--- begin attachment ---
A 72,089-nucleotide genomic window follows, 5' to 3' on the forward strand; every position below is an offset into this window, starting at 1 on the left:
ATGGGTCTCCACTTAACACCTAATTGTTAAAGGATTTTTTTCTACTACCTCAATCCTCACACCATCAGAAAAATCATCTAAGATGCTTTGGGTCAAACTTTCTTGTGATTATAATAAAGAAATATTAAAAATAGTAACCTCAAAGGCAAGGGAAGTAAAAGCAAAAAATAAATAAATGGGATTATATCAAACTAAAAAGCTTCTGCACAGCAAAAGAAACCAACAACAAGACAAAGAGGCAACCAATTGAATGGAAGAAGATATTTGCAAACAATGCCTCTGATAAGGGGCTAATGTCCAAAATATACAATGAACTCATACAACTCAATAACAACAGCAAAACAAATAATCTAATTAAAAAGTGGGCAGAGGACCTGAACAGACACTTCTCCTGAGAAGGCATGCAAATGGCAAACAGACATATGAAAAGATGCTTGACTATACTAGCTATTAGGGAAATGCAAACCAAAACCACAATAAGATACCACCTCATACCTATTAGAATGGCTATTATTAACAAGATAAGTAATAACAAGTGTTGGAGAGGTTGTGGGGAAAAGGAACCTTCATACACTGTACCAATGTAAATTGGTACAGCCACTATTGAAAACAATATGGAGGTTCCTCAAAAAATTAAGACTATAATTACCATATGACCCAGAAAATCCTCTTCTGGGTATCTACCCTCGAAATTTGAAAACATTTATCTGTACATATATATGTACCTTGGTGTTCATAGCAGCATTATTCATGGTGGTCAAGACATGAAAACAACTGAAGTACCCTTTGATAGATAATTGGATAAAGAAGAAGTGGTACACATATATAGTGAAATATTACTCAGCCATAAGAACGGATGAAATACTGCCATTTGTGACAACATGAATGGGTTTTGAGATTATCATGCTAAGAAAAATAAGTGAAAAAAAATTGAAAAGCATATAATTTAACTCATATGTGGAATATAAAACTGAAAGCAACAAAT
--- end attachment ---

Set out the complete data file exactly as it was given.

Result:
A 72,089-nucleotide genomic window follows, 5' to 3' on the forward strand; every position below is an offset into this window, starting at 1 on the left:
ATGGGTCTCCACTTAACACCTAATTGTTAAAGGATTTTTTTCTACTACCTCAATCCTCACACCATCAGAAAAATCATCTAAGATGCTTTGGGTCAAACTTTCTTGTGATTATAATAAAGAAATATTAAAAATAGTAACCTCAAAGGCAAGGGAAGTAAAAGCAAAAAATAAATAAATGGGATTATATCAAACTAAAAAGCTTCTGCACAGCAAAAGAAACCAACAACAAGACAAAGAGGCAACCAATTGAATGGAAGAAGATATTTGCAAACAATGCCTCTGATAAGGGGCTAATGTCCAAAATATACAATGAACTCATACAACTCAATAACAACAGCAAAACAAATAATCTAATTAAAAAGTGGGCAGAGGACCTGAACAGACACTTCTCCTGAGAAGGCATGCAAATGGCAAACAGACATATGAAAAGATGCTTGACTATACTAGCTATTAGGGAAATGCAAACCAAAACCACAATAAGATACCACCTCATACCTATTAGAATGGCTATTATTAACAAGATAAGTAATAACAAGTGTTGGAGAGGTTGTGGGGAAAAGGAACCTTCATACACTGTACCAATGTAAATTGGTACAGCCACTATTGAAAACAATATGGAGGTTCCTCAAAAAATTAAGACTATAATTACCATATGACCCAGAAAATCCTCTTCTGGGTATCTACCCTCGAAATTTGAAAACATTTATCTGTACATATATATGTACCTTGGTGTTCATAGCAGCATTATTCATGGTGGTCAAGACATGAAAACAACTGAAGTACCCTTTGATAGATAATTGGATAAAGAAGAAGTGGTACACATATATAGTGAAATATTACTCAGCCATAAGAACGGATGAAATACTGCCATTTGTGACAACATGAATGGGTTTTGAGATTATCATGCTAAGAAAAATAAGTGAAAAAAAATTGAAAAGCATATAATTTAACTCATATGTGGAATATAAAACTGAAAGCAACAAAT